OSHA requirements are set by statute, standards and regulations. Our interpretation letters explain these requirements and how they apply to particular circumstances, but they cannot create additional employer obligations. This letter constitutes OSHA's interpretation of the requirements discussed. Note that our enforcement guidance may be affected by changes to OSHA rules. Also, from time to time we update our guidance in response to new information. To keep apprised of such developments, you can consult OSHA's website at https://www.osha.gov.

April 2, 1998

Mr. James T. Knorpp, P.E., CSP
Knorpp Safety Services
2149 Misty's Run
Keller, Texas 76248

Dear Mr. Knorpp:

This is in response to your letter of February 11, requesting a confirmation that the use of an electronic brake for a bun slicer would meet the Occupational Safety and Health Administration (OSHA) standard 29 CFR 1910.263.

Your letter indicated that you are working with a manufacturer of bakery equipment who is attempting to modernize some of the older bakery equipment which was designed under older bakery equipment standards. You further indicated that the manufacturer's electronic braking feature has safeguards which exceed the mechanical brake feature, and appears to meet the ANSI Z50.1-1994 standard as well as the OSHA standard §1910.263.

We have reviewed the information provided in your letter. The OSHA safety standards adopted for bakery equipment were drawn from American National Standards Institute (ANSI) standard, ANSI Z50.1-1947, "Safety Code for Bakery Equipment." Although ANSI has updated its standard since the 1947 edition, OSHA has not.

OSHA understands that manufacturers generally design equipment using the most current national consensus standards. Please be advised that the employer has the responsibility for compliance with OSHA regulations. Employers are encouraged by OSHA to comply with the current revision of a national consensus standard, such as ANSI Z50.1-1994, in place of an applicable OSHA standard based on a previous standard, such as ANSI Z50.1-1947, as long as the current revision provides at least the level of safety and health otherwise provided by complying with applicable OSHA standard.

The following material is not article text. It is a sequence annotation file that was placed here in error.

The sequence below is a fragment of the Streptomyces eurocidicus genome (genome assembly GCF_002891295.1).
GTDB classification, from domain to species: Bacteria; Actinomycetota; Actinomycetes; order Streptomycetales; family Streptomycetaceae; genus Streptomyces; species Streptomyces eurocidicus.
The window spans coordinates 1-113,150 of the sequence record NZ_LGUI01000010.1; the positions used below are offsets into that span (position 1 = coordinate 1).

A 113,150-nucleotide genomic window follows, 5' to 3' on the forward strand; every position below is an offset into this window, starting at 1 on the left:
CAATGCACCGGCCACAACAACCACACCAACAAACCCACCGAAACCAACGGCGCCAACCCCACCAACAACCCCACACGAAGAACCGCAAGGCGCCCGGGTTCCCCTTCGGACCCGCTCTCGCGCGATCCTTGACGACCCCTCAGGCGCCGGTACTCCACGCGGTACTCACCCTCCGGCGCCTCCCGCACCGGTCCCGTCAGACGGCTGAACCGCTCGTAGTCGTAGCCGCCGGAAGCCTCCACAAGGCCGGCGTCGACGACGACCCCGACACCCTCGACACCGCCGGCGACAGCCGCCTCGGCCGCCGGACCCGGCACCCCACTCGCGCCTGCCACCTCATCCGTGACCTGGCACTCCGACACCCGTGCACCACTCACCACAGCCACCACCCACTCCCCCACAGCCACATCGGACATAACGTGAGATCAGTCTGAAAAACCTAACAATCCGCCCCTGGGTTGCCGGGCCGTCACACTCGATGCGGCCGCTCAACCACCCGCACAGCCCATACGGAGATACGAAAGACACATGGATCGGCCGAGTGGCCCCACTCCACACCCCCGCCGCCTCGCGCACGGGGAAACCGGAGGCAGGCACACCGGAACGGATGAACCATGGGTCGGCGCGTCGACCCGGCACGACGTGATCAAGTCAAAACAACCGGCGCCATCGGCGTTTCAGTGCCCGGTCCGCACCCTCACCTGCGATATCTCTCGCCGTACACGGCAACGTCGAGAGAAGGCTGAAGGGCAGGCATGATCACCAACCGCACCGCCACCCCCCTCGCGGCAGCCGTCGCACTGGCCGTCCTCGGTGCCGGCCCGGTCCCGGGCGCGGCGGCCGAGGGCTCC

The employer's use of a more current ANSI standard which differs from an OSHA standard and provides equal or greater employee protection would be considered to be a "de minimis" violation. "De minimis" violations are violations of existing OSHA standards which have no direct or immediate relationship to safety and health. Such violations would result in no citations.

We appreciate your interest in occupational safety and health. If we can be of further assistance, please contact Wil Epps of my staff at (202) 219-8041.


John B. Miles, Jr., Director
Directorate of Compliance Programs